There is no ignoring the great increase in the golfing industry over the past decade. It is becoming the fastest growing sport all over the world. It is already the fastest growing sport in the United States. The game and its uniqueness has caught the eye of many people all over the world and in turn that catches the eye of many businesses that might want to use golf to their advantage by understanding the foreign market and try and relate there business to golf.
Throughout U.S. history the nonprofit and government sectors have addressed needs that are not being met by the marketplace through the provision of a variety of social goods and services ranging from health and human services to environmental conservation. In response to increased demand for these services, the number of nonprofits has grown by 59% over the past 20 years (Powell and Steinberg, 2006; NCCS, 2010). There are now over 1.5 million nonprofit organizations in the U.S. which account for 5 percent of GDP, 8.1 percent of the economy’s wages, and 9.7 percent of jobs (Wing, 2008). Over the same time period, government social programs also rapidly expanded in number and per capita cost (OCED, 2010) .
Throughout this course my paradigms of what a nonprofit organization have been challenged as we have considered the major aspects and leadership challenges of these organizations. Having worked with for profit and nonprofit organizations in the past I was quite confident that I had a clear understanding of the distinctions between the two. I had worked in organizations that regularly used volunteers to accomplish their mission and felt that the management of these processes were simplistic. Despite these misconceptions, I found that I was able to learn a tremendous amount through our reading, peer interactions, group projects and equally important, my volunteer service as part of this course.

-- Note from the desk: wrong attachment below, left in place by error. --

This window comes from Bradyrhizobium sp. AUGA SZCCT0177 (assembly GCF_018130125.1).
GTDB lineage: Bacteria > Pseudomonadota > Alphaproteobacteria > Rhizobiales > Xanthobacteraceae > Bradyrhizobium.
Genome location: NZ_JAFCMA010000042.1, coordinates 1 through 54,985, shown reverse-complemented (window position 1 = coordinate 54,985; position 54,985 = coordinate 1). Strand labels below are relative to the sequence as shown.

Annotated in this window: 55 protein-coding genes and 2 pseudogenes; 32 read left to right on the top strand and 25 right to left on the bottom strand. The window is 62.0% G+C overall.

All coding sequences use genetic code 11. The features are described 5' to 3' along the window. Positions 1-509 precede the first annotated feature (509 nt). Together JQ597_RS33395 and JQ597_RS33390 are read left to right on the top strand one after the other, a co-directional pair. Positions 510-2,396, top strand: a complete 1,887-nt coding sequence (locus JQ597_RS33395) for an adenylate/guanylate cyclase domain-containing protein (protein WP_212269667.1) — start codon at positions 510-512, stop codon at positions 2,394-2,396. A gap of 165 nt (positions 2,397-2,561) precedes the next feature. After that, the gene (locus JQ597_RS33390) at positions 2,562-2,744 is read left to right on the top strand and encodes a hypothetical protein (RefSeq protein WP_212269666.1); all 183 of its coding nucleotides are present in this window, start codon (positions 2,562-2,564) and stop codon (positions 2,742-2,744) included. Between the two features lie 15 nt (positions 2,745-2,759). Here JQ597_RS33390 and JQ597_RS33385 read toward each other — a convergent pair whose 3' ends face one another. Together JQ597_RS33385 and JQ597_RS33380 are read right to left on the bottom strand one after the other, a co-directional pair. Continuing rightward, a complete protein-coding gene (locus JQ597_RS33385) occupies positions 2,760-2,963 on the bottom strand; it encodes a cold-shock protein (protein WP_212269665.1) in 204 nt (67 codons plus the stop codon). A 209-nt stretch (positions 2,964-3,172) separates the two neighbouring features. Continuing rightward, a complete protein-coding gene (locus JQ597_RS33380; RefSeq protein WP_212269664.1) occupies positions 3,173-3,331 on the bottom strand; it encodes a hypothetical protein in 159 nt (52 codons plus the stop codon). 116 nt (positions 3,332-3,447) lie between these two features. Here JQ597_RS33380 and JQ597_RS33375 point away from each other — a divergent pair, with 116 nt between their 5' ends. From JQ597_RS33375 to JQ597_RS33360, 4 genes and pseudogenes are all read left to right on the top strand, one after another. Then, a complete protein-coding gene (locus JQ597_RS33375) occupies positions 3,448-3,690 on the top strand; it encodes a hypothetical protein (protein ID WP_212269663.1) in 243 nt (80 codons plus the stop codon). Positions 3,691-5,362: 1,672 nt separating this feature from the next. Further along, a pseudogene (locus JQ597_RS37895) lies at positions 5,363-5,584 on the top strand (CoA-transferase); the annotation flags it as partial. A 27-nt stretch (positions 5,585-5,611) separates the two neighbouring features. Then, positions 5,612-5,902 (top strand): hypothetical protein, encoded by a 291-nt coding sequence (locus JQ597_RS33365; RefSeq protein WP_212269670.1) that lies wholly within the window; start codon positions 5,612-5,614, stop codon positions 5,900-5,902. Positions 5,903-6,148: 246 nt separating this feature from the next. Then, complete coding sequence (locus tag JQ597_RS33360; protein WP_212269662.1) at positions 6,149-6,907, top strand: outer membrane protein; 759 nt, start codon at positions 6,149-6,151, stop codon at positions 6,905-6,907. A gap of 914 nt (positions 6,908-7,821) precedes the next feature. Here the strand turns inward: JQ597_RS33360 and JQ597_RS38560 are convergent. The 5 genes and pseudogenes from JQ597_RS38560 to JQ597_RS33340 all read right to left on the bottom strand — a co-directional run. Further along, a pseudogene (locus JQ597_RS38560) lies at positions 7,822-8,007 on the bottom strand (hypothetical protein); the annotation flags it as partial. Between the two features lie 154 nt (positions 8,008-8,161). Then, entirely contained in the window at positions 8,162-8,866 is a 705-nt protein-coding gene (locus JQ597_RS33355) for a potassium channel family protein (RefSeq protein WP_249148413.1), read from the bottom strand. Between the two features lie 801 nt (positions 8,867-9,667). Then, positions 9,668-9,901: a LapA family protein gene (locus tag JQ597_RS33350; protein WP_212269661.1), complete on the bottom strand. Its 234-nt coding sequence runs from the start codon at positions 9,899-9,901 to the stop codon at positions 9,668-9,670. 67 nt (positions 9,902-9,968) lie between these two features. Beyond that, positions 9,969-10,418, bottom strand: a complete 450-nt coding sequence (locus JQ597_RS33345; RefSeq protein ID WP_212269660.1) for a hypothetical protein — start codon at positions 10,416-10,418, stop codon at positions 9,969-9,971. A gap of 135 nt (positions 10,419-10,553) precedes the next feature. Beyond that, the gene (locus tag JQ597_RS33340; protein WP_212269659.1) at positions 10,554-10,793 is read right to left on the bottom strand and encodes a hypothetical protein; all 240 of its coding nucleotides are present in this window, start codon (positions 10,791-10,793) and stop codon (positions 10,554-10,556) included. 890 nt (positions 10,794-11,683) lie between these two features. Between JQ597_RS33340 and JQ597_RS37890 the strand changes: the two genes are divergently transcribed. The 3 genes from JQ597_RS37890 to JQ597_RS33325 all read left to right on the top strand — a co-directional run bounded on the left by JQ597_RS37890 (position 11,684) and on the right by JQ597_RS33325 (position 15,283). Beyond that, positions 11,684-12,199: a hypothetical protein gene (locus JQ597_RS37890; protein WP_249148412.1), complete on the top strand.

Teams have been around for many years. It is vital for members who are a part of any team to work together so that their labor is not in vain. A major advantage for working cohesively as teams is greater output and interpersonal skills. The drawback of not working in uniformity can lead to project delays and time constraints. Organizations create teams with the purpose of fulfilling certain obligations and acquiring business success. Roming (1996) states that togetherness and dependability means that members within the team assist each other and the team. Which in turn, yields a better-quality product.
Nonprofit managerial accounting adapts the techniques of for-profit analytical analysis to a nonprofit environment to find solutions to managerial